Citra IPA | Stoup Brewing

ABV: 5.9% | IBU: 50
This complex IPA showcases the citrus power of Citra hops, and is, hands down, one of my personal favorites. This beer has a tangy sweetness, gentle undercurrents of toasted caramel and musky tropical fruits, and a full hop kick. Stoup’s Citra IPA is light and bright in both color and body and strikes a great balance of earthy hops and luscious grapefruit. Grab a growler of this brew for love at first sip. Growler fills available at Stoup Brewing, 1108 NW 52nd St., Seattle.

Cream Ale | Reuben’s Brews

ABV: 5.0% | IBU: 17
Reuben’s taproom offers an impressive selection of over 20 beers on draft, including a bunch of rotating brews and several mainstay award-winners. On frequent repeat is the Cream Ale—a pale, light-bodied beer with hints of creamy vanilla, smooth malt, and a sweet, clean finish. More unique than a classic lager, this cream ale is so smooth and easy to drink that you may need an extra growler fill by the end of the evening. Growler fills available at Reuben’s Brews, 5010 14th Ave. NW, Seattle.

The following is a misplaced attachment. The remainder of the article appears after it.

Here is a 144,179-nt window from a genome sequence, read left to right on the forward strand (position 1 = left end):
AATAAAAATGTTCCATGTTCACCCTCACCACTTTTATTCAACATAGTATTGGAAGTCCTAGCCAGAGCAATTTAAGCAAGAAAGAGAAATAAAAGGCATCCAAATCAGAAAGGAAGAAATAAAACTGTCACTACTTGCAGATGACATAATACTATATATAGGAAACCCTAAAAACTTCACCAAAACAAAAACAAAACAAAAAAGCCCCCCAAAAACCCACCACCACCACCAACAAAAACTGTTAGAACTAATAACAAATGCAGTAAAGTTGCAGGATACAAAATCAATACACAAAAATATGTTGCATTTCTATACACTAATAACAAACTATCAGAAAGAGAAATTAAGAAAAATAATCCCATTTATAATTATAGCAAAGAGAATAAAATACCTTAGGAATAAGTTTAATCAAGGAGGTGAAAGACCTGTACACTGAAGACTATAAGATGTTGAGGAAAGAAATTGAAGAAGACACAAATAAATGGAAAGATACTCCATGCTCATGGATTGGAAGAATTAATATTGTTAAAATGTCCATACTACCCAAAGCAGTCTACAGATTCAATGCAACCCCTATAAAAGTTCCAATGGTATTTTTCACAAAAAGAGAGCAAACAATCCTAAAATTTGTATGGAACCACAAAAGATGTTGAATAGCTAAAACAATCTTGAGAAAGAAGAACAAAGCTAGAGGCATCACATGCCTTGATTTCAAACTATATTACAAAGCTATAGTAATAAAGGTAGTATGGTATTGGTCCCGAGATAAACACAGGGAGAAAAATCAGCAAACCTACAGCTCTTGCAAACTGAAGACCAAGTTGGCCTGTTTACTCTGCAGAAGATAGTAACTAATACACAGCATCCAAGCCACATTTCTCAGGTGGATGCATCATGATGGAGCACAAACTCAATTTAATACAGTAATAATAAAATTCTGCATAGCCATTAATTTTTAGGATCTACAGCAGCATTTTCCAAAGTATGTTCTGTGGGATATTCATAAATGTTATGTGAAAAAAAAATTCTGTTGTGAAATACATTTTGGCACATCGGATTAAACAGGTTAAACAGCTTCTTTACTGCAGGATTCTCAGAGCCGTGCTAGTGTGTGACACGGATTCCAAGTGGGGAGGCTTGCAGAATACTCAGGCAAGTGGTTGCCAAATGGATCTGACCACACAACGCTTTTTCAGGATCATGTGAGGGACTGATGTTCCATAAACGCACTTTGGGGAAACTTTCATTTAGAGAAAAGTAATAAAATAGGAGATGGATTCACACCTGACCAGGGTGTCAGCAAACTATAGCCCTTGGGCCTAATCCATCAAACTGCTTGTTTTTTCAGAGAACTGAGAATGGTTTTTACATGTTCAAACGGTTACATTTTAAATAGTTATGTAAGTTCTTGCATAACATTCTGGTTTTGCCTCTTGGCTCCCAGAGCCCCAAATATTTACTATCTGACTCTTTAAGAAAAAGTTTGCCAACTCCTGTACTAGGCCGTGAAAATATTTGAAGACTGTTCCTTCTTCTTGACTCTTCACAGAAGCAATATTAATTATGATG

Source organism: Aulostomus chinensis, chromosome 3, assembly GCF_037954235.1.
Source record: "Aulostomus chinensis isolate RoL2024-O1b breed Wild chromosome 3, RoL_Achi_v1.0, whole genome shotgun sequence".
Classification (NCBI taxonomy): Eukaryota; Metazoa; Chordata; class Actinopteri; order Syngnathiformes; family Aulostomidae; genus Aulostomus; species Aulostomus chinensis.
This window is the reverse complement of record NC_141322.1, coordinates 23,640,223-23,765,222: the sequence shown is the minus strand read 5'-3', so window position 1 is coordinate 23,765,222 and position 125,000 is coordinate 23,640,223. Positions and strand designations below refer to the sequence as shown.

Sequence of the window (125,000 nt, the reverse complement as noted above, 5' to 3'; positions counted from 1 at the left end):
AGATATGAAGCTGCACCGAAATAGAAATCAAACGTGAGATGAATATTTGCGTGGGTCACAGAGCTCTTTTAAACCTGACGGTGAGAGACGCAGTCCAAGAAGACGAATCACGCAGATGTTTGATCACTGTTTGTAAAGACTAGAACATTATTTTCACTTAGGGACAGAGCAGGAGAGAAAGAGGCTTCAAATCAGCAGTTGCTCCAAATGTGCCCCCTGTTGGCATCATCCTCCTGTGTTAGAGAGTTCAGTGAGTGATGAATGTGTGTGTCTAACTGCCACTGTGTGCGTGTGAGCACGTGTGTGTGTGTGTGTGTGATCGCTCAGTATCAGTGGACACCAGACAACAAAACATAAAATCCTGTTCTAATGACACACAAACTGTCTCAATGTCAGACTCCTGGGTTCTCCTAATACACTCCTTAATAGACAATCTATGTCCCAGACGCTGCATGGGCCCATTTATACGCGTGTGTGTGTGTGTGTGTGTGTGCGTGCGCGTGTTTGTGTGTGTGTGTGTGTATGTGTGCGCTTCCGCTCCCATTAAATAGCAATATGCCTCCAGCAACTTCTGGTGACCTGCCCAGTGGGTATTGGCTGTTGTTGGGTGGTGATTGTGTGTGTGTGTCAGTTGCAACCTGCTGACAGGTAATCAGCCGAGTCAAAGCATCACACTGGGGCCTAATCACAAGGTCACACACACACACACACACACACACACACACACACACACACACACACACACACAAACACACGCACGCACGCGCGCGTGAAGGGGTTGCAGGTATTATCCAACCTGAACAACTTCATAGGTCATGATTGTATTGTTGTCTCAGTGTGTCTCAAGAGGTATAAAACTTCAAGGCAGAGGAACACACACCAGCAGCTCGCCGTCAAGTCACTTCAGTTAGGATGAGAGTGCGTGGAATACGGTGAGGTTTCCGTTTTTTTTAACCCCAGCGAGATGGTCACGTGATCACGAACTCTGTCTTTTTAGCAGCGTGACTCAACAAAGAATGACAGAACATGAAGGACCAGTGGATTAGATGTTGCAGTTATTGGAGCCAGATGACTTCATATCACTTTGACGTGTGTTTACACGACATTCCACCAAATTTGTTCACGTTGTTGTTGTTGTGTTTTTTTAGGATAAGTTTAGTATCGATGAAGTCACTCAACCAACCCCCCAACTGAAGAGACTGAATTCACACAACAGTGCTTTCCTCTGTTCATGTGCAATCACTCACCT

[This article also appeared on]


Girls’ Pint Out: When a Lady Loves a Lager

[This article originally appeared in Stackedd Magazine.]Seattle Girls Pint Out

If the idea of a cocktail bar jam-packed with buttoned-up ladies gossiping over fruity cosmopolitans doesn’t exactly conjure excitement, read on. How about a group of trailblazing women networking over hoppy craft beers? Sound better? A far cry from the male dominated industry it once was, more and more women are getting involved with craft beer—as beer enthusiasts, brewers, beertenders, and through the varied behind-the-scenes roles that contribute to producing tasty brews. Through educational classes, social events, and festivals, organizations like Girls’ Pint Out are introducing more women to craft beer, and in turn, changing the way brewery culture is perceived and breaking down gender barriers.